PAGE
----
Part 2: Proposing A Maturity Model for Digital Services (2018)
From the 2018 State of Digital Transformation Report
From June 12–13, 2018, digital HKS and Public Digital convened public sector digital services teams from around the world at the Harvard Kennedy School of Government. Teams and experts from nine nations shared stories of success, talked about lessons learned, and discussed the challenges they face in transforming government.
Across the next few weeks, digital HKS will be sharing the most important takeaways from the convening through our blog — and we will also publish the collected learnings as a physical text later this year. We started with an introduction post explaining the full framework; in this post, we propose a preliminary maturity model for public-sector digital services. Please also consider filling out our survey about this maturity model and how it maps to your organization.
Toward A Maturity Model for Digital Services Groups
With a growing number of public-sector digital services units and the national and state/provincial level having largely moved past the launch phase, one of the biggest questions that we hear is how to contextualize progress made and milestones yet to achieve. Trying to make progress in a completely new space is hard when units can’t define where they are relative to the progress that has been made elsewhere. Without that context, setting smart long-term goals is extremely tough — and planning how to get there is even tougher.
To date, we haven’t seen a lot of models out there to map the maturity of different digital services organizations in the public sector — but we’ve heard from units at all stages of progress that having a shared set of definitions for maturity would be very helpful. In this document, we aggregate trends and observations from units to start a new conversation on these issues. We want to especially thank Kathy Pham, Mike Bracken, Richard Pope, and Till Wirth for their perspective, thoughts, and substantial contributions to this framework.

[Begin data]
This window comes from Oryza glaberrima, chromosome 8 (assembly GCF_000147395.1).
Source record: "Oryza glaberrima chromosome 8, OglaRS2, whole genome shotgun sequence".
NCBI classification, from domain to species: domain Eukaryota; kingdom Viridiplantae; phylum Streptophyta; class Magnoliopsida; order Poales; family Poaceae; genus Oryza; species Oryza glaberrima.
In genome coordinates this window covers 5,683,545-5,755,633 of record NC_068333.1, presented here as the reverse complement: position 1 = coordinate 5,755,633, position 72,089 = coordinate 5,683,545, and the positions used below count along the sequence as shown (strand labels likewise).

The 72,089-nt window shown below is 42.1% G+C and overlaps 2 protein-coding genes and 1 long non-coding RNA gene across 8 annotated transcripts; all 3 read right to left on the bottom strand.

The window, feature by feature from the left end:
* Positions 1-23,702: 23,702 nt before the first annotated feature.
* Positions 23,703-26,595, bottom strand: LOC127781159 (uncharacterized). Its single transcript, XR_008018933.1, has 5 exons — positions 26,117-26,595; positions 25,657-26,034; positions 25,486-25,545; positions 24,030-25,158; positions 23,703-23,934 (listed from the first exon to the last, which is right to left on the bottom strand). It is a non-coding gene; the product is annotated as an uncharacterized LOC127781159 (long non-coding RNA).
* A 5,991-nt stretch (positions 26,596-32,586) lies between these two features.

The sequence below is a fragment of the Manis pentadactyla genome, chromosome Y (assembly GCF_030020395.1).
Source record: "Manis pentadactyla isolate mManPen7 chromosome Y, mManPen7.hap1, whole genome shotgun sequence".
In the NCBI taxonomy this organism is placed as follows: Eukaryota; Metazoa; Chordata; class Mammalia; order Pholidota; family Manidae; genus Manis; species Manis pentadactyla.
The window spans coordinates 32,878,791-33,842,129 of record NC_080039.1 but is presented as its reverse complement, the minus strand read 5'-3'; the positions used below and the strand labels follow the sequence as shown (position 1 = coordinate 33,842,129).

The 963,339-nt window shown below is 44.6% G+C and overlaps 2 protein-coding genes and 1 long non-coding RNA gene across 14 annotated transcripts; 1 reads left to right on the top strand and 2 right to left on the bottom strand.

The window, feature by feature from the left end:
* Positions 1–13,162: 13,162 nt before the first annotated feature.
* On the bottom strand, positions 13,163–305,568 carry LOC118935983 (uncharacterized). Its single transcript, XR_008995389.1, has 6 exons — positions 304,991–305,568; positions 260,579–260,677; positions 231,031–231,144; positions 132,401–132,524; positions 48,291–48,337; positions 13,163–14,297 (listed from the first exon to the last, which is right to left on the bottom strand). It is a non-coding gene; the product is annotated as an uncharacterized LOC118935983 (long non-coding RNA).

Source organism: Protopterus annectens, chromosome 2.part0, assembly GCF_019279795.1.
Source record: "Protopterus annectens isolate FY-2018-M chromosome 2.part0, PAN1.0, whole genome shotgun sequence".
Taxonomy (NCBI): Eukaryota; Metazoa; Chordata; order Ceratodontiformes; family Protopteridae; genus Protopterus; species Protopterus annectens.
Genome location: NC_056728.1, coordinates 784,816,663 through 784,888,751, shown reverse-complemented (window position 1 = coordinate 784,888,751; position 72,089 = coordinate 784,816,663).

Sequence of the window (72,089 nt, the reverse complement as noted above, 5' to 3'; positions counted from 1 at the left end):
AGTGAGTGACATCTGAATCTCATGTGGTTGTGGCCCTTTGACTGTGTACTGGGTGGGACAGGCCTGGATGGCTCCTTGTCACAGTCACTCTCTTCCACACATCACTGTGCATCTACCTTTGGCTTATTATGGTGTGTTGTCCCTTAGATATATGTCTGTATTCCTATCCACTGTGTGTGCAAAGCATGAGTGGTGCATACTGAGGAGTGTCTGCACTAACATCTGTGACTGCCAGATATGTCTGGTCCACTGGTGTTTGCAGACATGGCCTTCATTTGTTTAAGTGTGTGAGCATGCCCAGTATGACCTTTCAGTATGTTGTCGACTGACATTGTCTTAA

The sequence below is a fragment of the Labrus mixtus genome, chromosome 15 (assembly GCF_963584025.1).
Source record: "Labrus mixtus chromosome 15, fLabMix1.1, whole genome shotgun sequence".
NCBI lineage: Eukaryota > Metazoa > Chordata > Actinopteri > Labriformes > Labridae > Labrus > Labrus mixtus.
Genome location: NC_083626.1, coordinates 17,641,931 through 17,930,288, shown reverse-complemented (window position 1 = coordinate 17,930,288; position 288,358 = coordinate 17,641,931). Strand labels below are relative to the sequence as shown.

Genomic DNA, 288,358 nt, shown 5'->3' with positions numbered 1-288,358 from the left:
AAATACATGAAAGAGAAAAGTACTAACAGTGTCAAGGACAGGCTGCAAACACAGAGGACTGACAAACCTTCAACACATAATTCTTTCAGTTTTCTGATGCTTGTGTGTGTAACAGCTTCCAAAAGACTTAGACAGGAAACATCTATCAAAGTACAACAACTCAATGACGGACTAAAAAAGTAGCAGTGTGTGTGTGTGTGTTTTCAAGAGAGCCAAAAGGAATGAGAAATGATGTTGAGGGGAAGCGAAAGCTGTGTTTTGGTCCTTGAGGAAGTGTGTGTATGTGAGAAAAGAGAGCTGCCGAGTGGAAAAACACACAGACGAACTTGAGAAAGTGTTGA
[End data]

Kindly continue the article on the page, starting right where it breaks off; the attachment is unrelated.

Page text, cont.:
We don’t believe there will be just one model that will work everywhere and at all times — and we fully recognize that the real value units provide isn’t checking boxes on a model, but rather delivering value to citizens. We love feedback from practitioners and observers of this space about things that resonate (or do not resonate) with you — and if your team is creating value in ways that aren’t reflected here, we would love to hear about your experience. Send me an email — or click here to add comments to a community version of this framework.
We’ve attempted to codify a lot of what we’ve been hearing from various units into a framework around five high-level themes:
- Political environment
- Institutional capacity
- Delivery capability
- Skills and hiring
- User centered design
- Cross-government platforms
Within these themes, we then break out what we’ve heard are the most important components of success. This doesn’t mean the number of projects completed, or the coolest application created — in fact, we heard several times to avoid those kinds of measures of maturity. Instead, what we’ve tried to lay out is a model that captures the organizational development of digital services. Here, moving from Low to Medium to High can be additive — putting something new in place — or subtractive — getting rid of a feature as we progress.
A Proposed Maturity Framework for Public-Sector Digital Services
We don’t want to pretend like this is a final or a perfect consolidation of the many lessons we learned at the convening in June; in fact, we’re pushing this out publicly now because we’re seeking your feedback on it. It’s our hope that as we can refine and test this framework out in the field, we can get to a more formal presentation soon, and that tool can become a useful quantitative benchmark service for digital services groups around the world.
To that end, we have a survey tool in which you can assess the digital service group you work in against this model. We’d very much appreciate it if you filled it out. We are happy to share the data with interested parties. If you work at a digital service group, please consider having several people fill it out, you can then use the data to have a conversation about why people’s results vary. We’ve found that digital service teams have those conversation to be particularly helpful.